In Dicta

Tuesday, June 28, 2005

Grokster

I find it amazing how mainstream outlets like law.com can have such a seemingly biased take on cases. Read on:

"The Supreme Court on Monday ruled that the creators of Internet file-sharing programs can be held liable for copyright infringement, siding with the interests of Hollywood over technology companies.

The unanimous ruling dealt a blow to online peer-to-peer networks such as the defendants in the case, Grokster Ltd. and StreamCast Networks Inc., which claimed that they weren't infringing if people used their software to download copyrighted music and movies. For such file-sharing companies, the ruling appears to mean almost certain death." (emphasis added)

Is the author of this article really sure of this? It almost makes it seem like the Justices decided that Hollywood "interests" needed protection, and decided to sentence "to death" the Internet companies. Personally, I think we should protect technological innovation, and new means of communication and sharing. But this ruling was relatively narrow, saying that on the facts the defendant file-sharing companies had committed wrong-doing.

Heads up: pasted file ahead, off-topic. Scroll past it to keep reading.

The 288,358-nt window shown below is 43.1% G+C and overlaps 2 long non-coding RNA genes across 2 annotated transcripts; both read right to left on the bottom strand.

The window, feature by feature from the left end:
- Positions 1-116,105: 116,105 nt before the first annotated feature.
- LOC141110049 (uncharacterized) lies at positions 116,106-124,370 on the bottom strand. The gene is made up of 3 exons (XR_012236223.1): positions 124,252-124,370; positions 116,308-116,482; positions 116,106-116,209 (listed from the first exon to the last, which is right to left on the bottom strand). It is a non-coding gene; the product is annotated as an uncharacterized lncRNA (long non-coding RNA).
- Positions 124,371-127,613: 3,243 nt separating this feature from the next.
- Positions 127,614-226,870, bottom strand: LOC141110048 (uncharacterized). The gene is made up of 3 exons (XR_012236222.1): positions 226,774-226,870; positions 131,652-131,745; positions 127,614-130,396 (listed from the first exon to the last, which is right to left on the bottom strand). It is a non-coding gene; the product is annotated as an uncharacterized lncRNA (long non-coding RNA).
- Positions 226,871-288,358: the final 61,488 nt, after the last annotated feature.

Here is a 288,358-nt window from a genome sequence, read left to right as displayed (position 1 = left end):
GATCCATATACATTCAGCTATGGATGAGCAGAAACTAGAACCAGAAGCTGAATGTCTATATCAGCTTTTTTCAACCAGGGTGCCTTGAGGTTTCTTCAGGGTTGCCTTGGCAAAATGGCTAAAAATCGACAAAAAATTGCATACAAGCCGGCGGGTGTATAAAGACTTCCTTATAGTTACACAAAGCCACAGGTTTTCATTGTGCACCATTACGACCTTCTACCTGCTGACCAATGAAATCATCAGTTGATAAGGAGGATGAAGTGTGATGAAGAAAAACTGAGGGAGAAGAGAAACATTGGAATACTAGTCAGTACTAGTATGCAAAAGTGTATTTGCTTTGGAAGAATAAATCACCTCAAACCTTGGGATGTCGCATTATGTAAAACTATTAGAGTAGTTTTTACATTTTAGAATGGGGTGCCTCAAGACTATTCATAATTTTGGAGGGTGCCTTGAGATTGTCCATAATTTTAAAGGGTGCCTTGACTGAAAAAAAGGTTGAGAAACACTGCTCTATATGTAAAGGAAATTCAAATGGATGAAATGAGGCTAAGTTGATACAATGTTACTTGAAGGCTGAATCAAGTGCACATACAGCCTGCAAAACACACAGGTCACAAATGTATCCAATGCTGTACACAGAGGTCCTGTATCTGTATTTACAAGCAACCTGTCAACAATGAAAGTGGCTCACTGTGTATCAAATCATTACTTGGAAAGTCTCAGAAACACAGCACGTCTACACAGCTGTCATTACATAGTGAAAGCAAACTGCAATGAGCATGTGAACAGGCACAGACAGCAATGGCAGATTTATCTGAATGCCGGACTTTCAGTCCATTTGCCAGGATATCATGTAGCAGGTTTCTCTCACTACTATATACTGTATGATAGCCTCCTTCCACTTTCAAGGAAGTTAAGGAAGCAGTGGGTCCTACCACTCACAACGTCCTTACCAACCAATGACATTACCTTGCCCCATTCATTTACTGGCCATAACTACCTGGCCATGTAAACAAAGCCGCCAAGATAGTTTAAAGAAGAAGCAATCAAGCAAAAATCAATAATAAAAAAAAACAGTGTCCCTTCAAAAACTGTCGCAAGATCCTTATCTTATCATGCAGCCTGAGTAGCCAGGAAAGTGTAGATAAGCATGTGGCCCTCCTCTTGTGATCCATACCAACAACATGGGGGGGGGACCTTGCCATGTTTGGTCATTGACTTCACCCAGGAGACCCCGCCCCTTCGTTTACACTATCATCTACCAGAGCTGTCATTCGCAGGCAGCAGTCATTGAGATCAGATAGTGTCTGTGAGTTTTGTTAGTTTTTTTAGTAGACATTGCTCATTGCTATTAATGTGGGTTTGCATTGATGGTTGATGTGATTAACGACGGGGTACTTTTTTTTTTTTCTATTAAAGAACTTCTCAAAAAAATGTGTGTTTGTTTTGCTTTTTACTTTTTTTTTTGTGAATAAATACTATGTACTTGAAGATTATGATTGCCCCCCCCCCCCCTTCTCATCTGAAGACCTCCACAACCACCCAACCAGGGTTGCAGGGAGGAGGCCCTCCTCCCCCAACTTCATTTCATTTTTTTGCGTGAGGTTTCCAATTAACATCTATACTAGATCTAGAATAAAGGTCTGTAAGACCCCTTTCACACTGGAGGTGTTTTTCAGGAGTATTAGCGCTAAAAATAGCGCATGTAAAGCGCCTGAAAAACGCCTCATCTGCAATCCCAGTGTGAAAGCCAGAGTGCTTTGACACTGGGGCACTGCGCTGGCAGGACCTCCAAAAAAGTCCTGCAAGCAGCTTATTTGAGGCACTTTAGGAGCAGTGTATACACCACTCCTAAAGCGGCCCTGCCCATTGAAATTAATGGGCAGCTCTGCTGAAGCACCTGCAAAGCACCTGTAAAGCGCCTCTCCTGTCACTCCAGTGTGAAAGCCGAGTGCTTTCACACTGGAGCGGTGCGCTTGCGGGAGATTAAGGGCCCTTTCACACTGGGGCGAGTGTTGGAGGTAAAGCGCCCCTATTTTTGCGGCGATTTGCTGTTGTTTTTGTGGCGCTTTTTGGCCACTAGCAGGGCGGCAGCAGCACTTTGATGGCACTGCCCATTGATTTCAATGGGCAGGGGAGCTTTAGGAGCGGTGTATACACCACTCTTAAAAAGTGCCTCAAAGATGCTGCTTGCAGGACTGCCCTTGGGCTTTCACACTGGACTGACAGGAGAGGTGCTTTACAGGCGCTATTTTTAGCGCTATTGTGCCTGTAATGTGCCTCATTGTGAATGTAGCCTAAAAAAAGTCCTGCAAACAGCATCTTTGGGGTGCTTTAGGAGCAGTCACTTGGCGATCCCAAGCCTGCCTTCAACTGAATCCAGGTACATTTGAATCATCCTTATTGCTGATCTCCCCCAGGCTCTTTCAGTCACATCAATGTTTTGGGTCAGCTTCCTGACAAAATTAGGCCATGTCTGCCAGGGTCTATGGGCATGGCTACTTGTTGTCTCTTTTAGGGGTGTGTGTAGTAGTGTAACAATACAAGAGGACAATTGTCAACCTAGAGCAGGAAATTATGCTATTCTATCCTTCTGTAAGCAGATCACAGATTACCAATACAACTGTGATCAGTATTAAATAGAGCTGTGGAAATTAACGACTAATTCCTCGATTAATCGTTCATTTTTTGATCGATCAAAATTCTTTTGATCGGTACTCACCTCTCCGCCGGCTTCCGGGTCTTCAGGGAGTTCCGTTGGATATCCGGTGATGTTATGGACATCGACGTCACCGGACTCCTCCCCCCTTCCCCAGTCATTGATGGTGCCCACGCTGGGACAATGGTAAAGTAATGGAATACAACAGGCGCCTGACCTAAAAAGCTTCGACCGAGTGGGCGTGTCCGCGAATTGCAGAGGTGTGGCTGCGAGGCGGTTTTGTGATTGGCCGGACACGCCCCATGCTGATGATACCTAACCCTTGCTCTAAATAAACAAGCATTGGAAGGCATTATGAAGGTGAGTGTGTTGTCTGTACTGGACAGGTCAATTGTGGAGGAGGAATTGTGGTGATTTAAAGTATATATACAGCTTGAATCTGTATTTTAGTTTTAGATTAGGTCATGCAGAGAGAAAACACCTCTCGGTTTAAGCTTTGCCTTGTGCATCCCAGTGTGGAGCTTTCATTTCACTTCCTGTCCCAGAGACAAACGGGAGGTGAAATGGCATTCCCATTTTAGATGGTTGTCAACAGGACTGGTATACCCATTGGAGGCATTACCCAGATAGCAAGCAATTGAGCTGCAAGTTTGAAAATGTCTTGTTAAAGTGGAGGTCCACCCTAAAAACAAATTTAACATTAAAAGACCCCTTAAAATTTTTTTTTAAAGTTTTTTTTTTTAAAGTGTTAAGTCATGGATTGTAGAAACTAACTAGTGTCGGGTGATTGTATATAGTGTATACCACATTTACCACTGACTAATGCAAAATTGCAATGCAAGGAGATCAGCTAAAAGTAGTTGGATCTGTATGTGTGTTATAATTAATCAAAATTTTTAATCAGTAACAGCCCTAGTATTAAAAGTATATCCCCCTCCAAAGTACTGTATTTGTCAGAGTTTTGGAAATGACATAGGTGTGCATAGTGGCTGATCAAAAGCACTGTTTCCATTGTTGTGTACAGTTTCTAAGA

Does anyone really use a file-sharing network to "share" files that aren't copyrighted? Maybe some do, but the vast majority of users undertake illegal activities. Did we really expect the Court to sanction this kind of behavior?

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